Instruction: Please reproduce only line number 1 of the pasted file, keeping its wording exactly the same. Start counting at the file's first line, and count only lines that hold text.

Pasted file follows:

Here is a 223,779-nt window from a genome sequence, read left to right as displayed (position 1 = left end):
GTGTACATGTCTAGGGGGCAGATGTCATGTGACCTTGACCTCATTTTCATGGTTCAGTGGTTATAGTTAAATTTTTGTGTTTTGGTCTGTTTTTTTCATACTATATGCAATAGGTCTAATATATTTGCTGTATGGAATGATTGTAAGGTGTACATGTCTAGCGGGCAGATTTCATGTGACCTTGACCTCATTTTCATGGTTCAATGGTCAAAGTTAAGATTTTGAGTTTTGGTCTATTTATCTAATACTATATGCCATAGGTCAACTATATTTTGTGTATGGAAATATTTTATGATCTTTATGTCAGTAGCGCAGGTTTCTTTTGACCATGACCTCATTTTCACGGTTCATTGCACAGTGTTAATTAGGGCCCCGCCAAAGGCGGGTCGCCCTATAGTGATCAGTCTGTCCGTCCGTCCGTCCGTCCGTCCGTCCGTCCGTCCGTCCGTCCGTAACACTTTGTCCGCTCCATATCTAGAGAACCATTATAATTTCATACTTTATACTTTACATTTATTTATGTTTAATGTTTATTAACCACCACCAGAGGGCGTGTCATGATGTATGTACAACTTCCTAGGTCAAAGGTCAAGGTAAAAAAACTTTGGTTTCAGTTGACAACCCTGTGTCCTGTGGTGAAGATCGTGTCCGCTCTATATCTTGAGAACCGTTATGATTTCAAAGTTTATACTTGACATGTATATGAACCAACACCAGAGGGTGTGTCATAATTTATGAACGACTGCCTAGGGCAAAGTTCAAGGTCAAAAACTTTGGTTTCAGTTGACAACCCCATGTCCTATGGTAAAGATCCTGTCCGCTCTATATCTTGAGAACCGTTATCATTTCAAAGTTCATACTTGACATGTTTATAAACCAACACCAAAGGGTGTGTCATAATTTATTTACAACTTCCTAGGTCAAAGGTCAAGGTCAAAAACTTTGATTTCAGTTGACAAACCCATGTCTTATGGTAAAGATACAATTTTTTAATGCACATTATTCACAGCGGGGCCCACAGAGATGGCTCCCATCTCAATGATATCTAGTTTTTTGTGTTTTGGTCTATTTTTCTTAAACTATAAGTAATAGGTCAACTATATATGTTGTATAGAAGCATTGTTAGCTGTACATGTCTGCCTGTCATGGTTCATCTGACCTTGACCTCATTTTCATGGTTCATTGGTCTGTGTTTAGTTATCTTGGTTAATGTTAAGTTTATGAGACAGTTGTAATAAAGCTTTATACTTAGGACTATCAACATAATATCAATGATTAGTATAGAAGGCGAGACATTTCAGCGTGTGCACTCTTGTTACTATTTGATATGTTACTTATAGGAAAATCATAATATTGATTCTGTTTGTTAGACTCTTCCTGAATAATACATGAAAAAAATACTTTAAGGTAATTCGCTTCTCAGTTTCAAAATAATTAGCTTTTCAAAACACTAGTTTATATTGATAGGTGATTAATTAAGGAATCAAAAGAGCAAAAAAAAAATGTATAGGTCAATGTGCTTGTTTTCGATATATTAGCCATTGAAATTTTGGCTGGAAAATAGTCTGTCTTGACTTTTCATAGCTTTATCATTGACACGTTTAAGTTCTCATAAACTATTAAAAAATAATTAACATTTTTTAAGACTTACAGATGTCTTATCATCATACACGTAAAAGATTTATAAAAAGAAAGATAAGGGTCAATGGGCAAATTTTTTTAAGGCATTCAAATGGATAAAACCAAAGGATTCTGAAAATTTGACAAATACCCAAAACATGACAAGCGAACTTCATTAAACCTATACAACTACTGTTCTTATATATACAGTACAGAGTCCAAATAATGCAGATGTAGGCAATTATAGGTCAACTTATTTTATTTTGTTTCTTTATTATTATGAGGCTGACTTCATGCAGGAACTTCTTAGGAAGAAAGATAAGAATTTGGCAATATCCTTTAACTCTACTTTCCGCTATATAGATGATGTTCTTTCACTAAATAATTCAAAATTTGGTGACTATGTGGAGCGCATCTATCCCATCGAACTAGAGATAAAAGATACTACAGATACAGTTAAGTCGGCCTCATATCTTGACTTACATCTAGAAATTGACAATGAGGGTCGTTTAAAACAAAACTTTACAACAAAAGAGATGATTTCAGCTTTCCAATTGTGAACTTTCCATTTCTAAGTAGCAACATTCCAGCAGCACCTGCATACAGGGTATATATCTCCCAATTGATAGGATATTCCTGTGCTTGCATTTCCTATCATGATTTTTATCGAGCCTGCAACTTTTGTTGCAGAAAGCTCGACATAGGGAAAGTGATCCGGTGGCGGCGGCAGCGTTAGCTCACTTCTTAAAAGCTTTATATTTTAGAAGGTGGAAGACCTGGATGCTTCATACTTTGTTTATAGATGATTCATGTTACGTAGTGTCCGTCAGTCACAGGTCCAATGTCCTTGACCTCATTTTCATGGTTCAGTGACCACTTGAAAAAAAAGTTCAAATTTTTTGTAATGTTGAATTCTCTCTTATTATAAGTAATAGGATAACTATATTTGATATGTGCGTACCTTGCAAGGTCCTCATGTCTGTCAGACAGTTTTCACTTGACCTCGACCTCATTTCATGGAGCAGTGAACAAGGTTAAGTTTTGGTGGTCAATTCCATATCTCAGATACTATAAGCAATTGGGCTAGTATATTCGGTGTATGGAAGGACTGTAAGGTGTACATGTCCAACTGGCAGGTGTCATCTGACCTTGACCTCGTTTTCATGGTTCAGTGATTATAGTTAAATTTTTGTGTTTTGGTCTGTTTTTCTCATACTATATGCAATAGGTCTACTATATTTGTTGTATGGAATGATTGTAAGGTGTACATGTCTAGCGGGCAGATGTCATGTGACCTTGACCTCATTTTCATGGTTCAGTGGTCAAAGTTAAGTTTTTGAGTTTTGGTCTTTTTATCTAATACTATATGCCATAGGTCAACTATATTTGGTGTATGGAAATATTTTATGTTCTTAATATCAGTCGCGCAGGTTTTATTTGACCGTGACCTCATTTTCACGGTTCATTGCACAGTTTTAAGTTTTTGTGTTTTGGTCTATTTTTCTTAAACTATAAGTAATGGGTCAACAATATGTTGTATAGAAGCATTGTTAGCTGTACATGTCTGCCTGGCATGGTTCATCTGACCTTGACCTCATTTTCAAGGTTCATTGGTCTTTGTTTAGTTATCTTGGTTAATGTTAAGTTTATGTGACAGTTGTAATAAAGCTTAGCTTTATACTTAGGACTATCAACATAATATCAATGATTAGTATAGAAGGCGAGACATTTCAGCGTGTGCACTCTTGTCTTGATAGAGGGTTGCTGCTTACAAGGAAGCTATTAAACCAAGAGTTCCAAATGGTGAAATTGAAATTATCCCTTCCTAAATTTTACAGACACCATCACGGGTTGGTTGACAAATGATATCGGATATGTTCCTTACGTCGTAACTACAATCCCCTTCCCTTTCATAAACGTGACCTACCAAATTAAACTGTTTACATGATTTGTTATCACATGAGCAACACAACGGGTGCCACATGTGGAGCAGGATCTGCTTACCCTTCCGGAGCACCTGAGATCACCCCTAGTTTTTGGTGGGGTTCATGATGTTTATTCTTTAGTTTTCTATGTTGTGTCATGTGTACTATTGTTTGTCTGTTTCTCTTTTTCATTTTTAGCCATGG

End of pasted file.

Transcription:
Here is a 223,779-nt window from a genome sequence, read left to right as displayed (position 1 = left end):